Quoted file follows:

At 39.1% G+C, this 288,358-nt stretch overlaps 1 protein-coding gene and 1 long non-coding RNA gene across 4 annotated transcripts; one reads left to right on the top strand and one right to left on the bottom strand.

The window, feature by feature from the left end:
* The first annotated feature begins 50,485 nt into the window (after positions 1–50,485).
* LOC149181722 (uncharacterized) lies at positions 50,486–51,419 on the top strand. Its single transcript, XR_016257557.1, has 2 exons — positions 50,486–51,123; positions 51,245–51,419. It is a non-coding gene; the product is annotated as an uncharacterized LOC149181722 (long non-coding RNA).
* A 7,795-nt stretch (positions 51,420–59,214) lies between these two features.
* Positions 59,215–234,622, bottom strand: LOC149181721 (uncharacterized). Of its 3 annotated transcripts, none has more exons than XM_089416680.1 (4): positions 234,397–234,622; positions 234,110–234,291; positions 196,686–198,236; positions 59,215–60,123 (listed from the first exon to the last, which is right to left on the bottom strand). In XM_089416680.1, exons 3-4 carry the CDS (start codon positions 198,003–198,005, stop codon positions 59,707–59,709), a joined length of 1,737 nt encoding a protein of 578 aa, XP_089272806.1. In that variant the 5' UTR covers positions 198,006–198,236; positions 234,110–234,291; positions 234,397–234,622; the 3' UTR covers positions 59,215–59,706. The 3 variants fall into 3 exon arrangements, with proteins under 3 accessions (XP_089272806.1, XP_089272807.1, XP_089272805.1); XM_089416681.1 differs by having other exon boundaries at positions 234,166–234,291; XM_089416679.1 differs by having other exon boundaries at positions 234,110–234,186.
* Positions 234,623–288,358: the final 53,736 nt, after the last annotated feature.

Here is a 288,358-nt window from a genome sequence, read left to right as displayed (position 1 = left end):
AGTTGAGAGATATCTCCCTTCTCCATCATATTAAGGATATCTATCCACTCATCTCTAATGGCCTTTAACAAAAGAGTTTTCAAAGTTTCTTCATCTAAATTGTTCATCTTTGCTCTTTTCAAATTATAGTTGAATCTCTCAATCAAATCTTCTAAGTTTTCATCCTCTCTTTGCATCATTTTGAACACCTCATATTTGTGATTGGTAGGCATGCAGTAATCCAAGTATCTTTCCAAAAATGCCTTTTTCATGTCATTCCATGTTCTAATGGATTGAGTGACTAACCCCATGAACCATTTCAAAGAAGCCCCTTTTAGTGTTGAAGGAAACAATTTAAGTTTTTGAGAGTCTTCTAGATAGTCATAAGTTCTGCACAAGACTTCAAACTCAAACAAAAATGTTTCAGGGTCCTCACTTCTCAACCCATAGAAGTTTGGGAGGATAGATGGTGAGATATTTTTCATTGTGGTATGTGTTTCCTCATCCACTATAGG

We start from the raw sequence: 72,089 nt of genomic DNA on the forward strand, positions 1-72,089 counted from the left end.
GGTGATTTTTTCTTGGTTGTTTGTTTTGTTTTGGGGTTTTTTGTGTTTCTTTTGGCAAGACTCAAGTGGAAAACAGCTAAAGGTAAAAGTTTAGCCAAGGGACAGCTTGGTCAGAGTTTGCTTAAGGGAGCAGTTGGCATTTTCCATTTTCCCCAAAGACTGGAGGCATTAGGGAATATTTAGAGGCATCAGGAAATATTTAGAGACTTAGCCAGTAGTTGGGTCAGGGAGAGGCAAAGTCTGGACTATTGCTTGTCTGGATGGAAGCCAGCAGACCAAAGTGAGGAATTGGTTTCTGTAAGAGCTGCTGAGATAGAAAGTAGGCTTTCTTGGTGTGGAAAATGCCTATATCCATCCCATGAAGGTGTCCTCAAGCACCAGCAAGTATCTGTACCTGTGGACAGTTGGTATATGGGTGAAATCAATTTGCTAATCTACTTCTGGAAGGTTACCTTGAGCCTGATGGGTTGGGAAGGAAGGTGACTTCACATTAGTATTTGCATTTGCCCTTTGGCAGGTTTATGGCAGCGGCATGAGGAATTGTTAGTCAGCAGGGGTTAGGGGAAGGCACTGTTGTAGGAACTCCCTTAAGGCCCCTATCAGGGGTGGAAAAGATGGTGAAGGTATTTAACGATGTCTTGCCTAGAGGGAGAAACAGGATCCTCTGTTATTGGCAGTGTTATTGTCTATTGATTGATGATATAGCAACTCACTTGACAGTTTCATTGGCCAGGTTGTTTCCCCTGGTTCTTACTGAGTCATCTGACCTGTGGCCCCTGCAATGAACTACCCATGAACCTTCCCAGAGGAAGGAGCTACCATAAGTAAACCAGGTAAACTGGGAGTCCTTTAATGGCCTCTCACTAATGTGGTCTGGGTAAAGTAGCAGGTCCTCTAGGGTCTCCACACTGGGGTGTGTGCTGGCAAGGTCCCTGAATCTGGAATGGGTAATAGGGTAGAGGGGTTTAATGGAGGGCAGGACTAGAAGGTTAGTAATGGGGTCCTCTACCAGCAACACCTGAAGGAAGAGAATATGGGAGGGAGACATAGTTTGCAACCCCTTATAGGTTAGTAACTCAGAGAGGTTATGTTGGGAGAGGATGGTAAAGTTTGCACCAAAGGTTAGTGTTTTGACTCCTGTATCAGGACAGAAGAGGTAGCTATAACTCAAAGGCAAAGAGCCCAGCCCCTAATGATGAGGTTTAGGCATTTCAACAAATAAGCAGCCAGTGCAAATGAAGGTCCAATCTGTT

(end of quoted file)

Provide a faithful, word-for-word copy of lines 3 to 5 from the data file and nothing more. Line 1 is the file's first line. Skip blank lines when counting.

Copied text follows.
* The first annotated feature begins 50,485 nt into the window (after positions 1–50,485).
* LOC149181722 (uncharacterized) lies at positions 50,486–51,419 on the top strand. Its single transcript, XR_016257557.1, has 2 exons — positions 50,486–51,123; positions 51,245–51,419. It is a non-coding gene; the product is annotated as an uncharacterized LOC149181722 (long non-coding RNA).
* A 7,795-nt stretch (positions 51,420–59,214) lies between these two features.